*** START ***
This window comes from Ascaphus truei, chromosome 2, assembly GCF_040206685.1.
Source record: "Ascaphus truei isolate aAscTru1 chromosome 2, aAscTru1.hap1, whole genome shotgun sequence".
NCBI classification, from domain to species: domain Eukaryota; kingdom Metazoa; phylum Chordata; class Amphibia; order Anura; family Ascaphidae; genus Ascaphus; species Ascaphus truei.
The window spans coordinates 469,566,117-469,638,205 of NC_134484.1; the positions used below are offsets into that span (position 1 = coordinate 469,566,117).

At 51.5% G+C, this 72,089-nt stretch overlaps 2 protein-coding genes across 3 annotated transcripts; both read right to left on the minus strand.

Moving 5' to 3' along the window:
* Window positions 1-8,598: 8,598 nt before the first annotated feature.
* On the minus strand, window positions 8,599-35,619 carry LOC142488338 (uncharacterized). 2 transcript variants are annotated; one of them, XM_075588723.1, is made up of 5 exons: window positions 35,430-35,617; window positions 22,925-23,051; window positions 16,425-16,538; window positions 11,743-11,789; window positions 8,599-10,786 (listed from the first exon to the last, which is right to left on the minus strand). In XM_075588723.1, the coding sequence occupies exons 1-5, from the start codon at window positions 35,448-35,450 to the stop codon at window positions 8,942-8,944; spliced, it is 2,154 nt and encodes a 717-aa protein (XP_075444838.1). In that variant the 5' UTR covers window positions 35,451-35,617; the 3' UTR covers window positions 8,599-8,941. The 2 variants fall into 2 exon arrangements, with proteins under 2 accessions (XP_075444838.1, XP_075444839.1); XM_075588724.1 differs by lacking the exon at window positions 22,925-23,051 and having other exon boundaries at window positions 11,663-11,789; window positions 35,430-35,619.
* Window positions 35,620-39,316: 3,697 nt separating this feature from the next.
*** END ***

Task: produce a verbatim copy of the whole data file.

This window comes from Ascaphus truei, chromosome 2, assembly GCF_040206685.1.
Source record: "Ascaphus truei isolate aAscTru1 chromosome 2, aAscTru1.hap1, whole genome shotgun sequence".
NCBI classification, from domain to species: domain Eukaryota; kingdom Metazoa; phylum Chordata; class Amphibia; order Anura; family Ascaphidae; genus Ascaphus; species Ascaphus truei.
The window spans coordinates 469,566,117-469,638,205 of NC_134484.1; the positions used below are offsets into that span (position 1 = coordinate 469,566,117).

At 51.5% G+C, this 72,089-nt stretch overlaps 2 protein-coding genes across 3 annotated transcripts; both read right to left on the minus strand.

Moving 5' to 3' along the window:
* Window positions 1-8,598: 8,598 nt before the first annotated feature.
* On the minus strand, window positions 8,599-35,619 carry LOC142488338 (uncharacterized). 2 transcript variants are annotated; one of them, XM_075588723.1, is made up of 5 exons: window positions 35,430-35,617; window positions 22,925-23,051; window positions 16,425-16,538; window positions 11,743-11,789; window positions 8,599-10,786 (listed from the first exon to the last, which is right to left on the minus strand). In XM_075588723.1, the coding sequence occupies exons 1-5, from the start codon at window positions 35,448-35,450 to the stop codon at window positions 8,942-8,944; spliced, it is 2,154 nt and encodes a 717-aa protein (XP_075444838.1). In that variant the 5' UTR covers window positions 35,451-35,617; the 3' UTR covers window positions 8,599-8,941. The 2 variants fall into 2 exon arrangements, with proteins under 2 accessions (XP_075444838.1, XP_075444839.1); XM_075588724.1 differs by lacking the exon at window positions 22,925-23,051 and having other exon boundaries at window positions 11,663-11,789; window positions 35,430-35,619.
* Window positions 35,620-39,316: 3,697 nt separating this feature from the next.